caste Giddens, A, 2001, Sociology, Polity Press, Cambridge "A category of people having a common relation to the means of production" (Marshall, 1998, p75) In the past few decades there has been a shift in the class divisions as a result of Thatcher. "Thatcher's social revolution during the 1980s was in part an attempt to dismantle the established hierarchy, while the major government of the mid 1990s proclaimed its intention to create a classless society" (Bilton, 2002, p73) Register General Scale 1. Professional 2. Managerial/Technical 3. Skilled (non-manual) 3b. Skilled (manual) 4. Partly skilled 5. Unskilled 6. Other National statistics socio-economic classification (NS – SEC) Class 1. Higher managerial and professional occupations Class 1.1 Large employers and high managerial occupations Class 1.2 Higher professional occupations Class 2 Lower managerial and professional occupations Class 3 Intermediate occupations Class 4 Small employers and own account workers Class 5 Lower supervisory and technical occupations Class 6 Semi routine occupations Class 7 Routine occupations Class 8 Never worked and long term unemployment (Office for national statistics) Class Is class dead? How has class changed? What relevence does class hold in modern society? What factors contribute to social mobility, and how? Meritocracy - Dominant Ideology How it is relevant? Critique Social Mobility . . Pyramid Education Race Gramsci Lottery Starbucks Chris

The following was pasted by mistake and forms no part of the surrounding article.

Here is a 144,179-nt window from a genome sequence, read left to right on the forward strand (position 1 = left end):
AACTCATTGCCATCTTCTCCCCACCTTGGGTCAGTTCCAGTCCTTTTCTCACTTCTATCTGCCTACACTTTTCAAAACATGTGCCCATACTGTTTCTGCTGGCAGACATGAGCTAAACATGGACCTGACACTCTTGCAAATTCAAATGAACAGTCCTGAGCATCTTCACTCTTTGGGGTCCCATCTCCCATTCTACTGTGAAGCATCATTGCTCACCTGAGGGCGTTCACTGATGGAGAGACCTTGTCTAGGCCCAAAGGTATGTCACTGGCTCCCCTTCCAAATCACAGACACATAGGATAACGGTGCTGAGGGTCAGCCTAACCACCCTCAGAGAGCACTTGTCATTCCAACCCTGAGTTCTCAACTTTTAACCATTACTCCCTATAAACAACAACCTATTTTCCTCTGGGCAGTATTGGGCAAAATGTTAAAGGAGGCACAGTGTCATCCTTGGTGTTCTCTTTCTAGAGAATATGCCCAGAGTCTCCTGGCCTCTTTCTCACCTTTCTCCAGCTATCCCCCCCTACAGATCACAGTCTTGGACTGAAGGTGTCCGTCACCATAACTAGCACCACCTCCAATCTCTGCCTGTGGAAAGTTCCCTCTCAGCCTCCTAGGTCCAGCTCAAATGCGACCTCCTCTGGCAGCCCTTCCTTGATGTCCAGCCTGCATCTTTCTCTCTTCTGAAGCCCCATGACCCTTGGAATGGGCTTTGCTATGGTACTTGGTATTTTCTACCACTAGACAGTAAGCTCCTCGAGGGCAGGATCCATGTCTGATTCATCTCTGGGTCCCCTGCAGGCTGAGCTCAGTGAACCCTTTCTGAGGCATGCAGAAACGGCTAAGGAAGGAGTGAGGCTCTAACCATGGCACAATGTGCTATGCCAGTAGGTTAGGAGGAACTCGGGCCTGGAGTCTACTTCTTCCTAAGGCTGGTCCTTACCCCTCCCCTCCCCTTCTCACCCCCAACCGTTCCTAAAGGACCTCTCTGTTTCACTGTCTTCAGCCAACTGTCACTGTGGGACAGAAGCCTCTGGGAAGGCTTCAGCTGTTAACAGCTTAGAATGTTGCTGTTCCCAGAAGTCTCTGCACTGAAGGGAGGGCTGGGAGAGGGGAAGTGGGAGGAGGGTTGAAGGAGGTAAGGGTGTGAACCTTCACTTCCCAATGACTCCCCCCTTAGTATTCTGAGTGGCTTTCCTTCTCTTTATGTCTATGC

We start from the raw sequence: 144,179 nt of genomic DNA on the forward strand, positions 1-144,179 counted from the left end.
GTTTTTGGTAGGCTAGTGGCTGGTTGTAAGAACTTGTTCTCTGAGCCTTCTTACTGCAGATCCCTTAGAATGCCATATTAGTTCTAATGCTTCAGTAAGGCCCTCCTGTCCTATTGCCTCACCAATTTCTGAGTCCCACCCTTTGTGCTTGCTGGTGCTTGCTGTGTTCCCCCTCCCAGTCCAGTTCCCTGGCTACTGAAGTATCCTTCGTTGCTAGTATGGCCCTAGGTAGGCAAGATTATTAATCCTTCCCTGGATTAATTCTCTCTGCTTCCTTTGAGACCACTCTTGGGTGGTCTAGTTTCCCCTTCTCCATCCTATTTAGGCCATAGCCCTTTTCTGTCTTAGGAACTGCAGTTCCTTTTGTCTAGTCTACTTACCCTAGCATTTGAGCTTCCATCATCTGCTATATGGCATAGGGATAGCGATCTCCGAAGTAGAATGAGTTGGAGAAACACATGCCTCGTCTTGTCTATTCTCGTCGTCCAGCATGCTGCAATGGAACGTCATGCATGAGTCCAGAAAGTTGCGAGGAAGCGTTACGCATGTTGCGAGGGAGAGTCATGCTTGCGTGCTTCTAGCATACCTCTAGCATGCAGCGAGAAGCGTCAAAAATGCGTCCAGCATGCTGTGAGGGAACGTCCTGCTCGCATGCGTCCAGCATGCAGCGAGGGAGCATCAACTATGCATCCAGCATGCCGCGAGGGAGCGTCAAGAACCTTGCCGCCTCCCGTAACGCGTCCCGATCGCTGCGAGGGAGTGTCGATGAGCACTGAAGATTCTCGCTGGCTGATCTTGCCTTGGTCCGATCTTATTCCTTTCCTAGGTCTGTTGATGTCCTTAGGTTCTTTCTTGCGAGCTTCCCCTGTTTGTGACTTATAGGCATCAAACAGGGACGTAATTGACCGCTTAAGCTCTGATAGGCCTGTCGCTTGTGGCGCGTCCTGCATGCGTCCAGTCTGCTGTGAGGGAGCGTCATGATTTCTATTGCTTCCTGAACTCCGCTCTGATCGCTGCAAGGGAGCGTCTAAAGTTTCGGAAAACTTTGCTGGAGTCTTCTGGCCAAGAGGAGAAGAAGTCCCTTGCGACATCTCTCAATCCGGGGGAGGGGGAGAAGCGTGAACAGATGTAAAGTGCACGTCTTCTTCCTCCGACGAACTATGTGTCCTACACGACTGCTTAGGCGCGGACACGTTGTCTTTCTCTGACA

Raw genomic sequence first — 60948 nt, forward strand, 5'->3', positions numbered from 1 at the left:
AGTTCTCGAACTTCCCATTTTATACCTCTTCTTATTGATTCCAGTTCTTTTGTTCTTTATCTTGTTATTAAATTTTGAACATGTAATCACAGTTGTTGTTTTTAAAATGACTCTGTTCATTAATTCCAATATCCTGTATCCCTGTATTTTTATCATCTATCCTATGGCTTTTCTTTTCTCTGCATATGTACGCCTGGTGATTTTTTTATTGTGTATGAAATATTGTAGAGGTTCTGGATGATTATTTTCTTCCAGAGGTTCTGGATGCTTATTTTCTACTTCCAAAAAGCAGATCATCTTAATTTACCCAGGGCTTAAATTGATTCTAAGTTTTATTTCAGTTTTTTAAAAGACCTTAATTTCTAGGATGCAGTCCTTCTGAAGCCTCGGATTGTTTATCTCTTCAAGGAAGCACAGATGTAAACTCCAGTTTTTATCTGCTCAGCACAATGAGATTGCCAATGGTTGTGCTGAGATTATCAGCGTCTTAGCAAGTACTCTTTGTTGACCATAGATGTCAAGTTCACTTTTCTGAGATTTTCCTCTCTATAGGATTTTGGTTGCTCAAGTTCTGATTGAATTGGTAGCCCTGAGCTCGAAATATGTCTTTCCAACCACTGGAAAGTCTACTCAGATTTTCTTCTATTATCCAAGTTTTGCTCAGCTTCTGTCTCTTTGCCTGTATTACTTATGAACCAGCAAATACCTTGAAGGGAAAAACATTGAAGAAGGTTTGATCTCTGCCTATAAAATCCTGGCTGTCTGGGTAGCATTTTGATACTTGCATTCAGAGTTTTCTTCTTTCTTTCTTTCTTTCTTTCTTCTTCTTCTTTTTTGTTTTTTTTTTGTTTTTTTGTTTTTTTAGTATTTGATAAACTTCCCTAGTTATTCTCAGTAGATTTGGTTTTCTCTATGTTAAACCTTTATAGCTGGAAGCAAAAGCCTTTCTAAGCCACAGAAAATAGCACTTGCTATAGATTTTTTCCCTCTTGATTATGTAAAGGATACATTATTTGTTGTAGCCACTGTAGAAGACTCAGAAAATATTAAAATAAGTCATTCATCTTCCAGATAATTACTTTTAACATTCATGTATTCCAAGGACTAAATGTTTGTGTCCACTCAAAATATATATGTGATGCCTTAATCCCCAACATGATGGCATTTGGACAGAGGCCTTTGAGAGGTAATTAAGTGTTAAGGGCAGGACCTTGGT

Eubank Diamond Our thoughts and background Questionnaire Results Stuart
Middle Class Megan
Working Class Manisha
Working Class Paul
Middle Class Tom